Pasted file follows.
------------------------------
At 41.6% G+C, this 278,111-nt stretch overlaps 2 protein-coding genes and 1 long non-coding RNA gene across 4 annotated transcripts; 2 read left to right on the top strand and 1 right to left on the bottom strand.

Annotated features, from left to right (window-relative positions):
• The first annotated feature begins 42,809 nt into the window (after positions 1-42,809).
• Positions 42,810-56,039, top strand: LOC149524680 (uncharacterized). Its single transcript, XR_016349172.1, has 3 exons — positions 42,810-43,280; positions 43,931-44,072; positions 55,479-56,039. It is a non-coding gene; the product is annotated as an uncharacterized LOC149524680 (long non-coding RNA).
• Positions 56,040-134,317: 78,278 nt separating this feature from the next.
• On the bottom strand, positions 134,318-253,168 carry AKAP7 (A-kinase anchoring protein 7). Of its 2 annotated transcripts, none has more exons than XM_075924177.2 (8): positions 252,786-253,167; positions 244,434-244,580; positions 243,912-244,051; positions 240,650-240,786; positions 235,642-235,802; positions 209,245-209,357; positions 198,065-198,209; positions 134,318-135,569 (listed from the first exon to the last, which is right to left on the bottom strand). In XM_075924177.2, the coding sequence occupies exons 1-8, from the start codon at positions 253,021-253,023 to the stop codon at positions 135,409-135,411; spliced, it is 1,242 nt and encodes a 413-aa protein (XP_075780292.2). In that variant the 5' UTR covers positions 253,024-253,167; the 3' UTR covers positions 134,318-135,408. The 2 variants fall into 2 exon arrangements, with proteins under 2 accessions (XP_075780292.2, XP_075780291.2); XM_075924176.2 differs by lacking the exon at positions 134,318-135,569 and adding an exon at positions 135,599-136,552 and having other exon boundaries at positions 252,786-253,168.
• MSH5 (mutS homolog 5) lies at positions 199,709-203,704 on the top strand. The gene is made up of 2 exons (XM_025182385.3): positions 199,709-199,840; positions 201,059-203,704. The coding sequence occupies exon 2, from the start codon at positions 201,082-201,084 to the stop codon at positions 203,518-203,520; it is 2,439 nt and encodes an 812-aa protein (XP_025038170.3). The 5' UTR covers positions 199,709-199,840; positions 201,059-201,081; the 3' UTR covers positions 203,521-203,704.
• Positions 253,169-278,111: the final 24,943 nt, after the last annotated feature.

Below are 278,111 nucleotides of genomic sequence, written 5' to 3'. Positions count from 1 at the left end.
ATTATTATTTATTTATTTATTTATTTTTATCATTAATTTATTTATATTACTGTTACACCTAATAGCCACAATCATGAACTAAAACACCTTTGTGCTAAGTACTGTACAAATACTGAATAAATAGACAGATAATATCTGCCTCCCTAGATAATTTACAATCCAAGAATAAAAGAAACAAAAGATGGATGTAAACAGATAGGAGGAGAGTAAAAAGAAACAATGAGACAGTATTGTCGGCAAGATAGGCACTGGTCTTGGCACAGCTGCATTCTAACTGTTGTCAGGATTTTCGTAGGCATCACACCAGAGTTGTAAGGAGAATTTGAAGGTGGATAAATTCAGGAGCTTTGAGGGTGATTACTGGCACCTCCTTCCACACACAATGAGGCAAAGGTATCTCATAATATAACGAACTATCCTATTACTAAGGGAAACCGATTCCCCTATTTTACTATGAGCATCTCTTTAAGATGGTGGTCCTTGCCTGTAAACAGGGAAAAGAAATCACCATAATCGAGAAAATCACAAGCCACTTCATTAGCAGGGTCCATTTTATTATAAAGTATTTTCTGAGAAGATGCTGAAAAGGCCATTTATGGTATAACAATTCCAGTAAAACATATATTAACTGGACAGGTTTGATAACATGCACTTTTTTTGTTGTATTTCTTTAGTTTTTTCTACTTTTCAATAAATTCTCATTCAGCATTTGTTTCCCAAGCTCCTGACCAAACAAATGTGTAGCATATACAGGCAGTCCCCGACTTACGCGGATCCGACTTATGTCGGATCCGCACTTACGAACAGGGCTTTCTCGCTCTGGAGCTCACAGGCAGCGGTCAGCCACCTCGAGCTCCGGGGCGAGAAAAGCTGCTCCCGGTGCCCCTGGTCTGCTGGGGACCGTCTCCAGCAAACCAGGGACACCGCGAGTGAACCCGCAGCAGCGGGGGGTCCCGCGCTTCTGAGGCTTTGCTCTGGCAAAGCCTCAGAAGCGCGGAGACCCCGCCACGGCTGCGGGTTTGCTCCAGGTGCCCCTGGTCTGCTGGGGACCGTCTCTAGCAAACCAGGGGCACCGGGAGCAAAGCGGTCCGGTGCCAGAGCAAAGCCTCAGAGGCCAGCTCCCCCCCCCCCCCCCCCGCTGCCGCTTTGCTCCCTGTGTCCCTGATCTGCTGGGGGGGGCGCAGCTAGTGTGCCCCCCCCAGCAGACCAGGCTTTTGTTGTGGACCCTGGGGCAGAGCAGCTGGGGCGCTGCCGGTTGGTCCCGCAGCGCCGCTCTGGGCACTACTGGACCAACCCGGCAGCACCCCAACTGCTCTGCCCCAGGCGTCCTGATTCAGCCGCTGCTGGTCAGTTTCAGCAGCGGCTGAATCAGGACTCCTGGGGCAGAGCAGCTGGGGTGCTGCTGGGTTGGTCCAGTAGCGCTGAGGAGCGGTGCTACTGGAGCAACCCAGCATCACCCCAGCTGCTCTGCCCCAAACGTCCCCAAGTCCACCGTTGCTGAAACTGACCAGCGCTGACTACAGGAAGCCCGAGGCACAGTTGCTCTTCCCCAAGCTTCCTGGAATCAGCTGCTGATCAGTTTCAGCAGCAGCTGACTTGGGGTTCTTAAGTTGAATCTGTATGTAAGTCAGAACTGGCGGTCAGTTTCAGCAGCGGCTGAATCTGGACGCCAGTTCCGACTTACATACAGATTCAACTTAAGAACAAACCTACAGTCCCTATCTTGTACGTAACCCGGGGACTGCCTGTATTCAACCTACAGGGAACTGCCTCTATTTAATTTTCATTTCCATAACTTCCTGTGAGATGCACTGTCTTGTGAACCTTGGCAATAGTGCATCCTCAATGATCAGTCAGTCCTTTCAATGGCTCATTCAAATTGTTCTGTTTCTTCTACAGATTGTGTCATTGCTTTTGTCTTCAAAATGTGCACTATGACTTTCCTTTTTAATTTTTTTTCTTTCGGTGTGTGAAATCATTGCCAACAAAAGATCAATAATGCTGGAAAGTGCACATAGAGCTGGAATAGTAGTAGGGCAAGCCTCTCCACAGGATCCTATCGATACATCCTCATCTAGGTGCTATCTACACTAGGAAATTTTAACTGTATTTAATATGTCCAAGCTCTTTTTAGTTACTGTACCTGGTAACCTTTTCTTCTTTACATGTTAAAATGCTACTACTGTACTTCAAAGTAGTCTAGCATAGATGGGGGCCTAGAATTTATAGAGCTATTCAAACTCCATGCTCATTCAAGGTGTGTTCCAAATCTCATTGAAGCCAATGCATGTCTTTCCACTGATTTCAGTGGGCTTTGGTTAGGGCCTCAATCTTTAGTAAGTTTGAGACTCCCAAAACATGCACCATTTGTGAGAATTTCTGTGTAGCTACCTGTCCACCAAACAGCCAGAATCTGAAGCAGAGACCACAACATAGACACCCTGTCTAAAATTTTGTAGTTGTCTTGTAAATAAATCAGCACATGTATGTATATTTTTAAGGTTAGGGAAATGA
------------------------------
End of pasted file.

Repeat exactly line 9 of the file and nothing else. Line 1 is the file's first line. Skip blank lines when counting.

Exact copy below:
Below are 278,111 nucleotides of genomic sequence, written 5' to 3'. Positions count from 1 at the left end.